"We were very concerned about the UV resistance of the inks, and surprised ourselves with the results—three years of UV resistance for popular materials used in the market," Bukai boasts. "The print quality is great. We never compromise on the color gamut or density."
BioMG inks are already commercially available for use with the Mimaki JV3 and Roland’s SJ, SJ PRO, XC, SP, and VP series printers. By year’s end, BioMG inks will be available for other printers from HP, Mimaki, and Seiko, among others. And by Q1 2008, they’ll be available for some models of super wide format printers.
Brainstorming the Possibilities
Building upon his education in industrial and packaging design and 25 years of print sales experience, Andy Fox founded Brainstorm of Kansas City, KS, in 1996. The company serves three primary customer demographics—nationally scattered companies participating in event management, trade show and exhibits, and fine art reproduction, with point-of-purchase displays representing Brainstorm’s bread and butter.
Fox’s mission is not merely to be a large format print supplier. Rather, he aims to "solve our customers’ challenges, to provide them with unique solutions that best represent their brands in the marketplace. … A lot of jobs we do start out as experiments. Let’s just say, we’re not a printer in the traditional sense, where customers drop off their file and we print it. Our business is more about collaboration. Our customers come to us and say, ‘what if,’ or ‘can we,’ or ‘have you ever’ …," Fox explains.
Brainstorm was in the business of flatbed printing relatively early in the game. The company’s first press was an Inca Digital Eagle flatbed, which remains in operation to this day.
As the company expanded over the past several years, and the volume of the workload increased, Fox realized that he needed some more power. He began to research other digital printers in the market, and the Leggett & Platt Virtu 7200 caught his eye.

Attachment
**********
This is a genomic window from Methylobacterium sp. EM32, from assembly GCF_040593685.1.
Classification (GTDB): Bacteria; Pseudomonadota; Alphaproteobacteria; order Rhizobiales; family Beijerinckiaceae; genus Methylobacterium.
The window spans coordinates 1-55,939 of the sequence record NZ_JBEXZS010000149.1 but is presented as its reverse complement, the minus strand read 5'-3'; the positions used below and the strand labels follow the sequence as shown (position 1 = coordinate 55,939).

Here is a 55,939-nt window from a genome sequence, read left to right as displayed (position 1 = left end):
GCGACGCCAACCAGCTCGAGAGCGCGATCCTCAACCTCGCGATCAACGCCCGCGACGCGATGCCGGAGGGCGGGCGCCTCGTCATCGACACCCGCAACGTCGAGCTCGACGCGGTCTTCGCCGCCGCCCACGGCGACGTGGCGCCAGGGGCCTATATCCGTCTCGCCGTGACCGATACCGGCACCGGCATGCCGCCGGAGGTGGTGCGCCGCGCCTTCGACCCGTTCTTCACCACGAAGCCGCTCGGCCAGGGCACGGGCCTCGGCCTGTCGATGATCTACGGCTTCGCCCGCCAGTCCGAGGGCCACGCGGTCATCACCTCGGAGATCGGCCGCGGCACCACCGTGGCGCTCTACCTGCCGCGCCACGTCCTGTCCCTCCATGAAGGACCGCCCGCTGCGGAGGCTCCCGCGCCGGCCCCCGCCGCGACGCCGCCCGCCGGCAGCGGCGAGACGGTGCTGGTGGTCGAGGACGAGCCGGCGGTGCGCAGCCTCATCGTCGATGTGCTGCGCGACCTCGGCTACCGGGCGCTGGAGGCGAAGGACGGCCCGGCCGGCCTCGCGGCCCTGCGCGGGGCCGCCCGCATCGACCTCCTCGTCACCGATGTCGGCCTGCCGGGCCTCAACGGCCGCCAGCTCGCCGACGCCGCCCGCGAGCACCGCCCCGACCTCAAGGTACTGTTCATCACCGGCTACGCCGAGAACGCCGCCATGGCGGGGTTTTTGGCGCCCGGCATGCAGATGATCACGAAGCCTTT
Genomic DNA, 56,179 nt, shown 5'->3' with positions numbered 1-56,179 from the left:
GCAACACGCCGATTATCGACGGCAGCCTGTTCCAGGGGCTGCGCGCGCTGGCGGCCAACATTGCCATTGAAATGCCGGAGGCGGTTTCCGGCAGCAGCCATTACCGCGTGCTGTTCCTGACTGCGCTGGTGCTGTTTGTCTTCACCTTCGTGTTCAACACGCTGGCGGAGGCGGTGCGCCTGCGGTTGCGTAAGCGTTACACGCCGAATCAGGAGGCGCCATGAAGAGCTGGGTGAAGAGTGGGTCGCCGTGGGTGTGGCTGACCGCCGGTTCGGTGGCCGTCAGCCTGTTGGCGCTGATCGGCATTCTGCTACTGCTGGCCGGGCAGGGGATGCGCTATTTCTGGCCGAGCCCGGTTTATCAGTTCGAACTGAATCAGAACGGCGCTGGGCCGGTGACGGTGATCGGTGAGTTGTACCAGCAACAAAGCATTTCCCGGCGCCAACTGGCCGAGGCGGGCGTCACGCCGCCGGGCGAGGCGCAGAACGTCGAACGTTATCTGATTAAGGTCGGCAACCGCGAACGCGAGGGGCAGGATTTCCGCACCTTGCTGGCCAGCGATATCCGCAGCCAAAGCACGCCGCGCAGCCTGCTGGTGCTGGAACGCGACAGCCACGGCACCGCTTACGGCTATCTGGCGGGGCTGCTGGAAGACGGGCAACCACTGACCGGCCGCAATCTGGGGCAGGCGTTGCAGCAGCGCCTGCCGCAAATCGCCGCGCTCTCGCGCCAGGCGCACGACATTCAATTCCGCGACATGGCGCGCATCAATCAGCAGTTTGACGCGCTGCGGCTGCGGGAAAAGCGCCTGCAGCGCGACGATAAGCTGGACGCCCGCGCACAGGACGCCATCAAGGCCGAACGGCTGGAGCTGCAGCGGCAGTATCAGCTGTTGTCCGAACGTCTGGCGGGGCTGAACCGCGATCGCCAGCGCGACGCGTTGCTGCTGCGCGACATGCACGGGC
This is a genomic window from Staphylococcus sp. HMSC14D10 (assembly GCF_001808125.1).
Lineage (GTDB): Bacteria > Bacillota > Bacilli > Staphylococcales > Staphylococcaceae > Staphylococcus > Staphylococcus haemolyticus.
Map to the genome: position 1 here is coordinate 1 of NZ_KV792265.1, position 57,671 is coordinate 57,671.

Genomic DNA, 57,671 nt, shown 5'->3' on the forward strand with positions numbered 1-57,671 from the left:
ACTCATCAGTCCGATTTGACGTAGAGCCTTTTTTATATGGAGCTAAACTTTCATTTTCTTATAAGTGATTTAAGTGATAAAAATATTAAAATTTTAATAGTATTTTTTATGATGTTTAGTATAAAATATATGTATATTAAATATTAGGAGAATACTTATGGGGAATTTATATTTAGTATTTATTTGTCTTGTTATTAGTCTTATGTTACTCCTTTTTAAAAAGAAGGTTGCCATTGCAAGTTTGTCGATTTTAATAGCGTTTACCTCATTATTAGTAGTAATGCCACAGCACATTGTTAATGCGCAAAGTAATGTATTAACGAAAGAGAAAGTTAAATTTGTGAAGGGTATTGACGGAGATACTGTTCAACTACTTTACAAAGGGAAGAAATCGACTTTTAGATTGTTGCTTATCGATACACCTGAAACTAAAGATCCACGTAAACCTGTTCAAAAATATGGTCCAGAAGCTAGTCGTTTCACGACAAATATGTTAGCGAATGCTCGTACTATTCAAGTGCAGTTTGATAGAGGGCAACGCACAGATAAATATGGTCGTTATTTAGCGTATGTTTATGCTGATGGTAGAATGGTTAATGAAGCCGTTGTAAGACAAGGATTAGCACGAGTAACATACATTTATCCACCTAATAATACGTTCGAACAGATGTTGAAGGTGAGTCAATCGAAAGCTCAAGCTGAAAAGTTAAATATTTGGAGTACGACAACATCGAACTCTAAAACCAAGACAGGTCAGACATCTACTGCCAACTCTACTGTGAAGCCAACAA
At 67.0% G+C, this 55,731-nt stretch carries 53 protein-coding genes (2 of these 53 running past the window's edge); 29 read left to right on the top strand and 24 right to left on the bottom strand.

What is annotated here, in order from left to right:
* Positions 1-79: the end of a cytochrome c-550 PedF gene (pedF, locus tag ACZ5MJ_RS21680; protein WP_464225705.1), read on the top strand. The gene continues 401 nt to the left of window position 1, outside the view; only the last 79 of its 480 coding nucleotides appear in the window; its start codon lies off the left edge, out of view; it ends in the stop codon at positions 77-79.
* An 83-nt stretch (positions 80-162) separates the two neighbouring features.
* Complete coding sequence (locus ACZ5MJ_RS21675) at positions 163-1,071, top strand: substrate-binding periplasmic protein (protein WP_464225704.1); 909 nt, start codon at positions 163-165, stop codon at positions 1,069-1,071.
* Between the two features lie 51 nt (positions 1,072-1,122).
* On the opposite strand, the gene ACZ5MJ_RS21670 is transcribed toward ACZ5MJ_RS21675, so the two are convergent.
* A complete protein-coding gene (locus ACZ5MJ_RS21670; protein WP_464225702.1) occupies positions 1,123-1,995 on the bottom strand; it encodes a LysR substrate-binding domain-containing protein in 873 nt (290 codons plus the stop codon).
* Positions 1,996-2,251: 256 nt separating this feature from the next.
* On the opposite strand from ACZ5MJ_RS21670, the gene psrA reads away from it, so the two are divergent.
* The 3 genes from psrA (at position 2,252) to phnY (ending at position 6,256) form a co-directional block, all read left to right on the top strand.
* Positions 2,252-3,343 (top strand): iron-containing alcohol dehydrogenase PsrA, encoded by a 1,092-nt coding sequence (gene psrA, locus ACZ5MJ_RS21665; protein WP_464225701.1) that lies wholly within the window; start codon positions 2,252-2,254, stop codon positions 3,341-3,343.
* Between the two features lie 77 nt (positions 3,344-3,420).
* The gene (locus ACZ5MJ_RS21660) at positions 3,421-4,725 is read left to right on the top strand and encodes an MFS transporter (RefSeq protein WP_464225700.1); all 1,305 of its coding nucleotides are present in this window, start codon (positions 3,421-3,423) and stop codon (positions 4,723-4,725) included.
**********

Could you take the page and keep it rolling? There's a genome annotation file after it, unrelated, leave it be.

"It had some very diverse capabilities," he recalls. "It allowed us to switch between rigid and roll-to-roll media, and that enabled us to avoid going out and buying multiple printers to handle the different types of projects."
Brainstorm prints on a multitude of substrates, indeed. Beyond the commonplace graphic substrates, the company has printed jobs on everything from glass to tile, from carpet to more delicate fabrics.
Hardware configuration was important when Fox analyzed his print-engine options, but inks were a vital factor, as well.
"We were trying to stay away from solvent printers, because of the issues of ecology and safety," he explains. "We were only interested in a printer that was going to use UV inks."
Today, Brainstorm sources its Sun Chemical SunJet inks through Leggett & Platt. Fox says the UV-curing brand provide him with the flexibility he needs to tackle most any print challenge. Currently, Brainstorm’s L&P Virtu 7200 isn’t equipped with the white ink option, but Fox says that he’s in the process of purchasing a new flatbed device from the company, which will enable him to apply white ink.
"We’re looking forward to having this option," he remarks. "It’s going to be a door-opener for us, in terms of generating new revenues and allowing us to do more types of jobs."
Inks are not a dime a dozen. There can be some significant variations in performance based on chemistry and how the inks react with the print heads.
"You’ve got to ask: How well does the ink perform? How does it look? How does it lay down? How does it attach itself to the wide range of substrates you may be using? What kind of color gamut is it going to give you?" Fox stresses. "And what is the cost?"
"But most importantly, you’ve got to think about inks in relation to the type of work you’re producing. Are you dealing with a lot of flesh tones or printing photographs of jewelry, for example? You’ve got to address these issues right up front when you’re investing in a digital printer," he concludes.
After years in the print industry, Fox also knows how important it is to have a manufacturer that stands behind not only the equipment it supplies but also the inks it recommends.
"As a customer, you need to know that there are people there, real experts in ink, who you can call and get good solutions to the obstacles you may encounter in this business. Every day brings its own set of challenges, but I’ve yet to find something that we can’t print on."